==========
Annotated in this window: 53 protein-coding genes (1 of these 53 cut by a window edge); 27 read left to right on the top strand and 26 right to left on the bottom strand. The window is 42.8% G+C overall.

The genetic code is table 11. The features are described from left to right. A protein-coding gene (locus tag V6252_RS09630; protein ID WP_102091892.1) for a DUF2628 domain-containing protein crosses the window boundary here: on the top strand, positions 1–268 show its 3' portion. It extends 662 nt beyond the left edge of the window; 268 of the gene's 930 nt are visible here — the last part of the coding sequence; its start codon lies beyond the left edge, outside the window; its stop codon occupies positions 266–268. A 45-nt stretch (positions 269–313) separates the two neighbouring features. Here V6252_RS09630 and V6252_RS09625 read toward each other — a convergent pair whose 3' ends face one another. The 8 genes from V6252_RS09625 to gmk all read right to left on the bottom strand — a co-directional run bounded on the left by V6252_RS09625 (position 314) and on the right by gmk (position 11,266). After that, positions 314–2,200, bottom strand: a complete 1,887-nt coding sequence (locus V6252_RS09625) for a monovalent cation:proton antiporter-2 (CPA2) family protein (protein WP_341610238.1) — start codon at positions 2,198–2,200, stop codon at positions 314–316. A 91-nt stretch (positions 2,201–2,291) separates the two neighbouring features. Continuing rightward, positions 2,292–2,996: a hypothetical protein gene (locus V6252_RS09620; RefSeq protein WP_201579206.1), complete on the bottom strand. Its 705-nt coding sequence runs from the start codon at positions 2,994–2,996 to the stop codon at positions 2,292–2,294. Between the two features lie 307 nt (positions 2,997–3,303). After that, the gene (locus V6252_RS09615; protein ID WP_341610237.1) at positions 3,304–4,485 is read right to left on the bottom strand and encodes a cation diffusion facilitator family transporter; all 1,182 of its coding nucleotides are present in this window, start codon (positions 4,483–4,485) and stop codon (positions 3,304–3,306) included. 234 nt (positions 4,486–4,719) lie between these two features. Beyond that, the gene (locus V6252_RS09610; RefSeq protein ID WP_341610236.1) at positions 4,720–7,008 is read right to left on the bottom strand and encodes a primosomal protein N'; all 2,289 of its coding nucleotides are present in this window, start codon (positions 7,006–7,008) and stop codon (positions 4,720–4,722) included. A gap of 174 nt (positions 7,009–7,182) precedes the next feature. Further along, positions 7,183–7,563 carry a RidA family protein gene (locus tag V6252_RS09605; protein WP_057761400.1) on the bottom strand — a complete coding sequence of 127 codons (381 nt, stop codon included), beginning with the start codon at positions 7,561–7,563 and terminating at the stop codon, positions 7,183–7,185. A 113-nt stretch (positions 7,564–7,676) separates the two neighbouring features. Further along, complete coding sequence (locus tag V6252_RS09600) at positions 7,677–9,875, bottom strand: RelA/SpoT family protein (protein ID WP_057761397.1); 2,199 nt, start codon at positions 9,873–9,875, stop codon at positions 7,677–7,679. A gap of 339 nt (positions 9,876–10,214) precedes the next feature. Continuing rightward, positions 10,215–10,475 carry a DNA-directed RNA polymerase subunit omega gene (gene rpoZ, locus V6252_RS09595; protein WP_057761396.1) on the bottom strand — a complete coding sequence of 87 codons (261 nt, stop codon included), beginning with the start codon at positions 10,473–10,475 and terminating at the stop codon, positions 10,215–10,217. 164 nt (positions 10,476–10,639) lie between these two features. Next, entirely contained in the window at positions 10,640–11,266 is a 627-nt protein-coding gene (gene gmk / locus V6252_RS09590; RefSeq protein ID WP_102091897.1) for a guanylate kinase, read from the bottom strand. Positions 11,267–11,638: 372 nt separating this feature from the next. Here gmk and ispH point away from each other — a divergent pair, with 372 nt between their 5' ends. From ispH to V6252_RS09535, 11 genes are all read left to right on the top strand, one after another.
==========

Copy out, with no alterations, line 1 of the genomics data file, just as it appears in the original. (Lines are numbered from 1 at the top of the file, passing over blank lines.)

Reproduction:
Annotated in this window: 53 protein-coding genes (1 of these 53 cut by a window edge); 27 read left to right on the top strand and 26 right to left on the bottom strand. The window is 42.8% G+C overall.